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The Daily Wildcat

The Daily Wildcat

 

    Alum heads to Antarctic

    Associate professor Dante Lauretta, a member of the Antarctic Search for Meteorites program, inspects a possible meteorite buried in the ice. Faith Vilas, an astronomer and director of the multiple mirror telescope observatory, and her team found more than 300 meteorites in their eight-week expedition to Antarctica.
    Associate professor Dante Lauretta, a member of the Antarctic Search for Meteorites program, inspects a possible meteorite buried in the ice. Faith Vilas, an astronomer and director of the multiple mirror telescope observatory, and her team found more than 300 meteorites in their eight-week expedition to Antarctica.

    A UA alumnus is following in the footsteps of many other UA-affiliated researchers as he heads to Antarctica’s icy, forbidding tundra to hunt for meteorites.

    Through a program known as The Antarctic Search for Meteorites, or ANSMET, Don Pettit, a UA engineering alumnus and NASA astronaut, has been sent along with a team of seven others to help build his endurance in varying climates.

    Although he is the only participant affiliated with the UA this year, Pettit is one of 10 UA staff and students who have participated in an ANSMET expedition.

    Twenty years ago, Faith Vilas, an astronomer and director of the multiple mirror telescope observatory, took to the icy continent to search for meteorites.

    “”Back then, we had no communication, no Internet to post pictures or blogs to,”” Vilas said. “”It was so remote that it could really throw you through a loop if you let it, but at the same time, (it) was some of the most majestic scenery that I have ever seen.””

    Battling hypothermia and dehydration from the climate, Vilas said her team found 324 meteorites in eight weeks, ranging in size from little more than a few centimeters to 8 inches wide.

    “”We found meteorites on foot or on snowmobiles and mapped out old and new sites,”” Vilas said. “”But this was before GPS machines.””

    Tim Swindle, a professor of planetary science, has also developed a love for meteorite hunting in Antarctica and is gearing up for his third expedition, which will take place next year.

    “”It’s really cold and really addictive,”” Swindle laughed as he recalled previous adventures. “”The U.S. has been doing these expeditions for about 30 years, and for the past 10 there has been someone on the team from the UA.””

    The UA’s relationship with ANSMET is a result of the university’s world-renowned planetary science program, Swindle said.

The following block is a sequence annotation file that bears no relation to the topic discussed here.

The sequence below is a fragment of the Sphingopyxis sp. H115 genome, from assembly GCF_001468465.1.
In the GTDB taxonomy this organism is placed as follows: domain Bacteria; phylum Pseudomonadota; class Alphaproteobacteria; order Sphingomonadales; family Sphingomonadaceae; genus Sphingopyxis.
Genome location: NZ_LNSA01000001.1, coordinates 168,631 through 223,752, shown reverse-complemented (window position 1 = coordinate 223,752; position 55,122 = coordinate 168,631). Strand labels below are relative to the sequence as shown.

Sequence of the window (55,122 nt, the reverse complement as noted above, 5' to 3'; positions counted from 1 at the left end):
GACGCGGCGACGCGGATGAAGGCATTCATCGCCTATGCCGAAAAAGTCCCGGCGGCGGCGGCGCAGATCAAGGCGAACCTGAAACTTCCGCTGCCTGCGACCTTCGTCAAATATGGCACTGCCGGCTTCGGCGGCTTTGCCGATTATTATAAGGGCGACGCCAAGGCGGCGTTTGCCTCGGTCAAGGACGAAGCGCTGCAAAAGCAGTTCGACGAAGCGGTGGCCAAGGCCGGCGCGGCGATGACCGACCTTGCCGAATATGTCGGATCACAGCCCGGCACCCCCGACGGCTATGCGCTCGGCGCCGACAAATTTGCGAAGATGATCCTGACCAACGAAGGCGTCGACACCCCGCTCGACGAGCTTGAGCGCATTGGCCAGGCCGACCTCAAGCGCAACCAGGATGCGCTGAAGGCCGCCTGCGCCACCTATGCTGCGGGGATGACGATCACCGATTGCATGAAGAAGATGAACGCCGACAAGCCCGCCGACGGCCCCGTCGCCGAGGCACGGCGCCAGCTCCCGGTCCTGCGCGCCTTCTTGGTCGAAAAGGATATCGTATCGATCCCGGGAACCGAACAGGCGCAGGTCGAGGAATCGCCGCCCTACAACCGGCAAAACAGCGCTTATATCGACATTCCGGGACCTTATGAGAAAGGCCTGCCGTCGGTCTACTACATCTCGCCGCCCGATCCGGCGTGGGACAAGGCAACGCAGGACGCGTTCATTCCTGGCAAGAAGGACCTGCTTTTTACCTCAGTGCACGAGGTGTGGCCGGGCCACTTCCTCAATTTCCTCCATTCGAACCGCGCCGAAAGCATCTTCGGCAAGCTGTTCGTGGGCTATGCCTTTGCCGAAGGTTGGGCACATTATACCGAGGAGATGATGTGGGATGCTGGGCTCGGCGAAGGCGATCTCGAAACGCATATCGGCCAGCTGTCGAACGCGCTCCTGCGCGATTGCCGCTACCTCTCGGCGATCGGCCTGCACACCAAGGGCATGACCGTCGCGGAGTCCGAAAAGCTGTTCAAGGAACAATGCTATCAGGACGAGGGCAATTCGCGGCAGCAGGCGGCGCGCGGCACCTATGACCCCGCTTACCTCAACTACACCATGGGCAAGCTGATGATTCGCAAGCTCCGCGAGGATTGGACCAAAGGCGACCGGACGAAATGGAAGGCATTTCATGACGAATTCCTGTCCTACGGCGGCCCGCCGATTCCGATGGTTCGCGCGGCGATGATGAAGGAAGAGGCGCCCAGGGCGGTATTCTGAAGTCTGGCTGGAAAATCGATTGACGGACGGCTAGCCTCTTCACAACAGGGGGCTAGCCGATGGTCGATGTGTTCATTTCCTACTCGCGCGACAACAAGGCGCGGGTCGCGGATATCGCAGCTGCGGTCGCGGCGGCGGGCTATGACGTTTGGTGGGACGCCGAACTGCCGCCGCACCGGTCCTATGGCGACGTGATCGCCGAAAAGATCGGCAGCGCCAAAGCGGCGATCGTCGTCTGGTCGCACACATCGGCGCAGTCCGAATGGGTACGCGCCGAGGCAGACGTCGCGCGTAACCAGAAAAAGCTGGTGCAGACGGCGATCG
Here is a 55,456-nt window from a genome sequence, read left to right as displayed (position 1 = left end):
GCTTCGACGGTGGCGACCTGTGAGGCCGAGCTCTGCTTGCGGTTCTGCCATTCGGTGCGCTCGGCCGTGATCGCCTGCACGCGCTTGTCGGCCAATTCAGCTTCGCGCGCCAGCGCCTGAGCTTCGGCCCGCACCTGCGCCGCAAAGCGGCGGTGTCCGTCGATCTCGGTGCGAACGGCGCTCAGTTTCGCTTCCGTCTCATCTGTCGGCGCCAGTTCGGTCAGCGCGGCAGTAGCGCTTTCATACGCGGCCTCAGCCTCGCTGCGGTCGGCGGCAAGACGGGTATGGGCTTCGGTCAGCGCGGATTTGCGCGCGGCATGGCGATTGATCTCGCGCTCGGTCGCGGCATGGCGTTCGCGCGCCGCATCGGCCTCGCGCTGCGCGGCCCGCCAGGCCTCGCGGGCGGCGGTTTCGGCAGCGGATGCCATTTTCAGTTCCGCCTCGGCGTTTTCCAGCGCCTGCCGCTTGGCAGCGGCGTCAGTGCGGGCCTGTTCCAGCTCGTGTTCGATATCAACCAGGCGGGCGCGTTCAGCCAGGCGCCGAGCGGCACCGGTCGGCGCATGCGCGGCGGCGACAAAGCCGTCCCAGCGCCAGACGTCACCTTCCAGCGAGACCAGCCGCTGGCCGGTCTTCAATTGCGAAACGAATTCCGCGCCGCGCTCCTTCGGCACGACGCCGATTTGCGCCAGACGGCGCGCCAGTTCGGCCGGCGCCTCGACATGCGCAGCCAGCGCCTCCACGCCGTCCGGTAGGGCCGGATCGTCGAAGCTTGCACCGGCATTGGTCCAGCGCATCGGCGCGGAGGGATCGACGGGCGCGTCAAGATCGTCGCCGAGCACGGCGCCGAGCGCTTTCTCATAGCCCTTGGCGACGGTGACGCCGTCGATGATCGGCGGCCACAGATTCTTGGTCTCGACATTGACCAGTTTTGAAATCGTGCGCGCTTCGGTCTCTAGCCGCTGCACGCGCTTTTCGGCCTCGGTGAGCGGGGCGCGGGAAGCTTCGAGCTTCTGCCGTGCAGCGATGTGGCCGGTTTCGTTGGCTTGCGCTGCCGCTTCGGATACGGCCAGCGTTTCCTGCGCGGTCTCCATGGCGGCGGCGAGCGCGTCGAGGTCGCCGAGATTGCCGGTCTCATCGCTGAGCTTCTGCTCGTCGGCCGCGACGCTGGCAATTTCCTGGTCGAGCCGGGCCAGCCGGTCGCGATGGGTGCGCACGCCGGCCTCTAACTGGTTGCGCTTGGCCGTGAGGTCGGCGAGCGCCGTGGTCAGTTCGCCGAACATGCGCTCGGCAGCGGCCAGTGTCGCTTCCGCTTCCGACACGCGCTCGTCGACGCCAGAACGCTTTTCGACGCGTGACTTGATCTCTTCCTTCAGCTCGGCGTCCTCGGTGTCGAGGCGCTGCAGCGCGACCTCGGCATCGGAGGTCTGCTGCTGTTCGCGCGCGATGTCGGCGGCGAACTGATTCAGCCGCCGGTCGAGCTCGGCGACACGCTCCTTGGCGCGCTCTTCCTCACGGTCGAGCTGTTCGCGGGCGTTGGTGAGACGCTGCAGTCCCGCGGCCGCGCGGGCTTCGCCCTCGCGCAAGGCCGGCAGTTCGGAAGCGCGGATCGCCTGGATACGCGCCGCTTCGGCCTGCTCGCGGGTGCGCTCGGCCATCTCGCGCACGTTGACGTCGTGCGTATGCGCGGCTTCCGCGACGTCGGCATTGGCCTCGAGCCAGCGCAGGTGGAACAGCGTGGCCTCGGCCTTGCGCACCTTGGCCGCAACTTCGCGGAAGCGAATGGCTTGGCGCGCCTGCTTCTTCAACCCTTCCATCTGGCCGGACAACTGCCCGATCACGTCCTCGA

“”Individuals from the UA have gone and done well, so we have connections to the program from all of these people,”” Swindle said. “”Plus, one person will go and come back so enthralled that others start to think, ‘Maybe I can do that.'””

    Although meteorites fall evenly around the world, the ice fields of Antarctica provide visibility and a climate in which meteorites can be better preserved, Swindle said.

    “”It’s easy to find a black rock on white ice,”” he pointed out.

    Similarly, in what is called the “”conveyor belt”” effect, strong winds will erode glacier walls to expose well-preserved and uncontaminated meteorites that are more than 1,000 years old, Swindle said.

    “”The ice holds so many meteorites,”” Swindle said. “”The most one group has found is over 1,000 in six weeks.””

    Dante Lauretta, an associate professor of planetary sciences, was a member of that group, finding a record number of meteorites in what he described as “”a very good year.””

    “”Antarctica is the best place to hunt for meteorites,”” Lauretta said. “”In this field, it’s kind of like your civic duty to go down there and help pick up meteorites, because we all benefit from it.””

    In each annual expedition, there is usually one astronaut in the group who benefits from exposure to the harsh conditions that are similar to those in space, Swindle and Lauretta concluded.

    This year, Pettit is that astronaut, although he is only one of two UA engineering alumni to apply his degree toward becoming an astronaut, said Jeff Goldberg, associate dean of the engineering department.

    “”We don’t have a lot of people doing this kind of stuff, but our students are incredibly broad and accomplish many things,”” Goldberg said.

    Part of the beauty of taking an astronaut to a place like Antarctica is seeing how others adjust to the environment, Swindle said.

    “”Primarily it is researchers and graduate students who go on these trips, but astronauts are interested in how people adapt,”” Swindle said. “”It’s not always comfortable, but Antarctica is a beautiful place.””

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